more energy efficient farming should produce a lower carbon
footprint for our products, notwithstanding distance
This provides a competitive advantage for us in terms of sustainability.
New Zealand of course continues to have to trade in a world where there are tariff barriers, quotas, behind the border barriers to trade and high agricultural subsidies.
Our preferred approach and first priority is to tackle these problems multilaterally through the WTO’s Doha Round negotiations.
Just like the
Uruguay Round before it, it is tough going.
Any consensus based process faces the frustration of seeing pace and ambition set by the most reluctant and defensive interests.
However there are big advantages for small countries such as ours in having a rules based multilateral system. It provides us with leverage to remove trade barriers in countries which would always be reluctant to negotiate agricultural market access bilaterally with an efficient producer like New Zealand.
And when we get a result such as in the Uruguay Round, which provided us with about $1 billion in annual trade benefits, it can be a valuable one.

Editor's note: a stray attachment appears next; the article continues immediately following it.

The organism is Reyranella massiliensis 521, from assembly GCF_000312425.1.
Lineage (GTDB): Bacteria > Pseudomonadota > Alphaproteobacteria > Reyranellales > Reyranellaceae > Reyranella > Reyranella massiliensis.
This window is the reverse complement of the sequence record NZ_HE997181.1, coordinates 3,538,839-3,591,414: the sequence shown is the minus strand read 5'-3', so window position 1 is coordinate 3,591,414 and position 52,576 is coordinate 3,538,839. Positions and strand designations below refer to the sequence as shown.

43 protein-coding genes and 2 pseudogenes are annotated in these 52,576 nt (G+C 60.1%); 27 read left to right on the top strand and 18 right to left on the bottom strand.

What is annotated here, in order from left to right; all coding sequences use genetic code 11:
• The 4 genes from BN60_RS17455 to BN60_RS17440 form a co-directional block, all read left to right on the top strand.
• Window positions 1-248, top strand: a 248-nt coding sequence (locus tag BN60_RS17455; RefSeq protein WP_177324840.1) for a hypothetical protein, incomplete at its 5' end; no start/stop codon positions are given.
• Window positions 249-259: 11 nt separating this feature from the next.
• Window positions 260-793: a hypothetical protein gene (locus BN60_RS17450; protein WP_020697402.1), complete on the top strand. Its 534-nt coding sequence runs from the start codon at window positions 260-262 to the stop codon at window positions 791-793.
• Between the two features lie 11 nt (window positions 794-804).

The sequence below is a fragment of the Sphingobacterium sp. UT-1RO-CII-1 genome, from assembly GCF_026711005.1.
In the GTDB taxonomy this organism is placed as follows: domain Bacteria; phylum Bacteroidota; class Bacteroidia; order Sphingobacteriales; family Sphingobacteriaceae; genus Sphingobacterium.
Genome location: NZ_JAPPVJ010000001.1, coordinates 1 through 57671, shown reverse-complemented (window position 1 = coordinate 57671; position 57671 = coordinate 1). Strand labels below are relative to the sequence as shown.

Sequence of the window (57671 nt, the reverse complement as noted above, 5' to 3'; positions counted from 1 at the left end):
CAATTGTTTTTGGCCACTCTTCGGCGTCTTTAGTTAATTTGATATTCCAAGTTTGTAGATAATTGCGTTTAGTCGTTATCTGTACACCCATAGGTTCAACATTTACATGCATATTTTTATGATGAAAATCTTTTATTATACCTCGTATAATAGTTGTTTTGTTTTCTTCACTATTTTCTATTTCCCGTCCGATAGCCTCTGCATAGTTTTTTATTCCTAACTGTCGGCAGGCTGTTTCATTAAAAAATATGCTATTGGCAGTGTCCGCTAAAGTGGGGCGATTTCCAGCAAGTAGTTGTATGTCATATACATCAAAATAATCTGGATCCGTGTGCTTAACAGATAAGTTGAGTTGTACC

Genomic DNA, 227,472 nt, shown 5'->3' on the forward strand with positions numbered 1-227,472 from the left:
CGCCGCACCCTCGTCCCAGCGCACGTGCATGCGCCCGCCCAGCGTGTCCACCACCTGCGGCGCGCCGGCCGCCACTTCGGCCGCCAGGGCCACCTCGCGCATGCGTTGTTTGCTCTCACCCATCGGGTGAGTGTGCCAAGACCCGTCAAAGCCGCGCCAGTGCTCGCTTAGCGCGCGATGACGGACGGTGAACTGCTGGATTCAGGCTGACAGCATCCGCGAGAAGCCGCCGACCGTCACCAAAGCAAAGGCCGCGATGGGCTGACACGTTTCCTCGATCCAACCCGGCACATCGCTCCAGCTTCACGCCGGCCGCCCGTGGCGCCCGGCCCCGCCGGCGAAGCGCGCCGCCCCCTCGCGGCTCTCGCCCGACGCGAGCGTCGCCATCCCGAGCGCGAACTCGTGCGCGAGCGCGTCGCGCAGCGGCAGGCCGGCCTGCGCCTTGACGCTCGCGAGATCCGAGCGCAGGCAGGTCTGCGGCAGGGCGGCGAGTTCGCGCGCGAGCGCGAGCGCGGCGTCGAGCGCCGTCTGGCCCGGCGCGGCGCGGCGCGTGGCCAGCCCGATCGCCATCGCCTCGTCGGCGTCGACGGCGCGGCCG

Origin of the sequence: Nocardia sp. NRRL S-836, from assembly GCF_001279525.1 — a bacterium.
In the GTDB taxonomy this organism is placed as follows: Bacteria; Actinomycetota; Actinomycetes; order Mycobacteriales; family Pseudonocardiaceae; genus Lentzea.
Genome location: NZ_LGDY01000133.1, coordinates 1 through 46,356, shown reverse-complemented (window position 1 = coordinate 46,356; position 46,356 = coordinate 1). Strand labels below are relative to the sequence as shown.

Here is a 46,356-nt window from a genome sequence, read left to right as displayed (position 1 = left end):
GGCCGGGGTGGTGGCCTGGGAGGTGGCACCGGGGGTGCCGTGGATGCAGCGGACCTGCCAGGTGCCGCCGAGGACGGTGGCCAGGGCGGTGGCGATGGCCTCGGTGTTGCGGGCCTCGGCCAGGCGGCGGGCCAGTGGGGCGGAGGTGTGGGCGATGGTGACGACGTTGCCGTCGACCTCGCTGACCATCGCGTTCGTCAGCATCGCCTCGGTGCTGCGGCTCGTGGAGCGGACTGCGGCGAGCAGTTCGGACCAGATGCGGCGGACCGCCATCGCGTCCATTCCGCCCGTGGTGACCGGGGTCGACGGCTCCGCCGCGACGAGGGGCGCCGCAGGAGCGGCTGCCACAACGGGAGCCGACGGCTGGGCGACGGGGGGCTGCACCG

While small, New Zealand has had a marked influence on negotiations, through chairing the Agriculture Negotiating Committee and our presence in the Ministerial Green Room negotiations.
Key players have expressed the desire to try to reach an outcome in the WTO Round this year. We would need to have a Ministerial negotiation in the second quarter of 2008, to take advantage of a window of opportunity which will close with the US presidential elections in November.
At the Davos meeting this year there was a sense that we needed a global trade deal to bring certainty and confidence to financial markets threatening to tip towards recession.
Agricultural talks, chaired by Crawford Falconer, are making progress, with successive drafts of the text closing gaps.
While market access questions including for us the key area of sensitive products remain outstanding, there is a sense that a deal can be done in agriculture.
Things are more difficult in
the Non-Agriculture Market Access area.
Developing economies are pushing to be able to maintain industrial tariffs at a level that developed countries have difficulty in accepting.